CDC finds suicide rates increasing among American workers

By | November 15, 2018

Suicide rates have jumped by more than a third since 2000 among working Americans.

A report published Thursday by the Centers for Disease Control and Prevention found that the suicide rate increased 34 percent during 2000 to 2016, based on a sample size of 22,053 people between the ages of 16-64 years old who died by suicide.

The study examined lifetime occupations of the individuals and found that the highest suicide rates among men in 2015 were those who worked in construction and extraction; arts, design, entertainment, sports, and media; and installation, maintenance, and repair.

For women, the occupational groups with the highest suicide rates were arts, design, entertainment, sports, and media; protective service; and healthcare support.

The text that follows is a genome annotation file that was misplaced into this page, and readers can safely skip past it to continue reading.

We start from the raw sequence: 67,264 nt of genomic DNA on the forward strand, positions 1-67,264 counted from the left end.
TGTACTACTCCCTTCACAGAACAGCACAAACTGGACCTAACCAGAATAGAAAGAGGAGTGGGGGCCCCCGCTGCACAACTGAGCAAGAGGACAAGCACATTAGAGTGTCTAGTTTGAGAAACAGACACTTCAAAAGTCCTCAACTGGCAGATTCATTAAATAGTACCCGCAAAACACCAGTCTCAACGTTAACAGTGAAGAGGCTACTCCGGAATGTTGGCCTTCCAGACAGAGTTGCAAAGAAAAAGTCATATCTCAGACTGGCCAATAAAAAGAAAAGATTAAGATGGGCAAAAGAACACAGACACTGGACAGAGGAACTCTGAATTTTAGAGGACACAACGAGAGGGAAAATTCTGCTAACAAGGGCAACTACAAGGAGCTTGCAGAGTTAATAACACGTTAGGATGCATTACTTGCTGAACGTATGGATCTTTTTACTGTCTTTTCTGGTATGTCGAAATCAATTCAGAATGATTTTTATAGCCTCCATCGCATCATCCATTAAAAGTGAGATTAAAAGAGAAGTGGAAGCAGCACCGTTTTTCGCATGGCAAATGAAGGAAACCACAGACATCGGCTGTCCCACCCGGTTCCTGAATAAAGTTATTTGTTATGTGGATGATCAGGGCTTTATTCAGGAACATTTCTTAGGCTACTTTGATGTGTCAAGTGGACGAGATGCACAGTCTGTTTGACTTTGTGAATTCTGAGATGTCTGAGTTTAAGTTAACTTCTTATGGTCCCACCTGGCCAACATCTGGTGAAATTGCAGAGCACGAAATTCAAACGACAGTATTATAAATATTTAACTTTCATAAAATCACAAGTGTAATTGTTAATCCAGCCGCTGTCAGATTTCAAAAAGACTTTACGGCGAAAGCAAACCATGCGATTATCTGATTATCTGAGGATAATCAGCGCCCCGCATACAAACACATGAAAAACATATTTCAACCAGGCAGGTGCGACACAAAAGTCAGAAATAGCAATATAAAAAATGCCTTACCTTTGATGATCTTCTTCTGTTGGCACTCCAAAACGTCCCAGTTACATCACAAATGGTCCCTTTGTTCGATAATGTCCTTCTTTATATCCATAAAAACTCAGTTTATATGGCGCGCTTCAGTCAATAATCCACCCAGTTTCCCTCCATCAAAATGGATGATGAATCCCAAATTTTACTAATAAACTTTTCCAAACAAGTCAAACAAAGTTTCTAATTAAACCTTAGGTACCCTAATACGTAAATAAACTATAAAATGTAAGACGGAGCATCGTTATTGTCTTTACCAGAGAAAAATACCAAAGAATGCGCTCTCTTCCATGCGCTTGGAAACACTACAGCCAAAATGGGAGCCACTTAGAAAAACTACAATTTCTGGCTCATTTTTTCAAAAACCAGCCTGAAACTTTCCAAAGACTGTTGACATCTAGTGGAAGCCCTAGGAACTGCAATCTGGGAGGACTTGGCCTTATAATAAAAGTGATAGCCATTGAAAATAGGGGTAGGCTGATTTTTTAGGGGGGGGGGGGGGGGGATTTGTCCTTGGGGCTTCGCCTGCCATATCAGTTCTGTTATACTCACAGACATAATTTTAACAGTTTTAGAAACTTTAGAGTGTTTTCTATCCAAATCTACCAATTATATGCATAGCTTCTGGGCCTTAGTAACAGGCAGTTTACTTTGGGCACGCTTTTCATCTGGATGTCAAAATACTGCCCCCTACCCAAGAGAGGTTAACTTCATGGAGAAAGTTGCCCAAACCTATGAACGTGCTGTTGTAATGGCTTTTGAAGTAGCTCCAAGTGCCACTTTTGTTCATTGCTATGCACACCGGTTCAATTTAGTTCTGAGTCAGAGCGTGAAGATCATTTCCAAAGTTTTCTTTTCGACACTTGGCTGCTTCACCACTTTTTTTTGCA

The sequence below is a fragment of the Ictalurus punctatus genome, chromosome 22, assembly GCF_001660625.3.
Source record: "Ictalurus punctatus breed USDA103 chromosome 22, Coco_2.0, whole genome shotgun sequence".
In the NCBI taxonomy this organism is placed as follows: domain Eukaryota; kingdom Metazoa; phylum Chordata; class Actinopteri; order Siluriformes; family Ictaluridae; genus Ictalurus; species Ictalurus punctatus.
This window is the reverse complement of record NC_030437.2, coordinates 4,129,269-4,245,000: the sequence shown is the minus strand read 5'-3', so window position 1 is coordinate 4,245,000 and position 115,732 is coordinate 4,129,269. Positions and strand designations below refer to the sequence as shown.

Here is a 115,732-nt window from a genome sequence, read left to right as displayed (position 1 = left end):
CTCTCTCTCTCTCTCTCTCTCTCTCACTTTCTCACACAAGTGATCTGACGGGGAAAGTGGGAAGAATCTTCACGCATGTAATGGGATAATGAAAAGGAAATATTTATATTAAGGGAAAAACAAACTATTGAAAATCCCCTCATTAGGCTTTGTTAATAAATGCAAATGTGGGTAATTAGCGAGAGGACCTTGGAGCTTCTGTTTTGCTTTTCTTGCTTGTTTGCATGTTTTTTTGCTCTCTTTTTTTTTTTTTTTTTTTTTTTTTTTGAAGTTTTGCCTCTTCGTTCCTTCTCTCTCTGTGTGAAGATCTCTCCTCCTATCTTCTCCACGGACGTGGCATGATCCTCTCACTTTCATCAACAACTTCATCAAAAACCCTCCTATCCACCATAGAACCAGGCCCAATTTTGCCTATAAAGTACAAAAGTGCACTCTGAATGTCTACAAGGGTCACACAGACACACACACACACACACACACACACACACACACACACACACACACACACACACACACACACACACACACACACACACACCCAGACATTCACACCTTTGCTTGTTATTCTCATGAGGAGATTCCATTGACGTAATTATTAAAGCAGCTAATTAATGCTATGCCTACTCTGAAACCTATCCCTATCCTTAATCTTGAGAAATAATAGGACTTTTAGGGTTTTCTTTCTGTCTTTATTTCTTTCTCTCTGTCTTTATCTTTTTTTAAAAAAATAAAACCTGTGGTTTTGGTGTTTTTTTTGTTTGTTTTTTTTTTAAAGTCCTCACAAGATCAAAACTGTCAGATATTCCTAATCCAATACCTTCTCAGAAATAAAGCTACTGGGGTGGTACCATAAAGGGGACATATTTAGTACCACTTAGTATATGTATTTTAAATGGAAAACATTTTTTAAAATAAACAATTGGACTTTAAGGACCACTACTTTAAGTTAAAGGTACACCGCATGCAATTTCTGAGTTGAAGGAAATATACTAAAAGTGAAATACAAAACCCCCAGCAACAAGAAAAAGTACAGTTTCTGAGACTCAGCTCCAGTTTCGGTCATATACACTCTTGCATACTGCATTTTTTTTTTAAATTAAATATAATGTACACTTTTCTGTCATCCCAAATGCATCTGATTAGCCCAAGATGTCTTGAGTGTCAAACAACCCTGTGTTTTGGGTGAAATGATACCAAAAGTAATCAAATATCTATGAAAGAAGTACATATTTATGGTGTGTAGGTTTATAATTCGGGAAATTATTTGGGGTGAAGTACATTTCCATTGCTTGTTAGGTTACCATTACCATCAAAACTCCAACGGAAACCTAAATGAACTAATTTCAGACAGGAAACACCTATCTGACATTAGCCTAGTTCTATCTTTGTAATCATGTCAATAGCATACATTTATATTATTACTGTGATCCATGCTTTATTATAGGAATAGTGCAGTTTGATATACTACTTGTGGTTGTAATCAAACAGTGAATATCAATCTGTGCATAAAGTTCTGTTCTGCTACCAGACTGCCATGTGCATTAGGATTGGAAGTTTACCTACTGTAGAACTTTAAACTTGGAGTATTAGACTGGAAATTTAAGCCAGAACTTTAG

“Increasing suicide rates in the U.S. are a concerning trend that represent a tragedy for families and communities and impact the American workforce,” Deb Houry, director of the CDC National Center for Injury Prevention and Control, said in a statement. “Knowing who is at greater risk for suicide can help save lives through focused prevention efforts.”

The occupational group with the lowest rate of suicide in 2015 was education, training, and library professions for both men and women.

[Previous coverage: Reflections on World Suicide Prevention Day]


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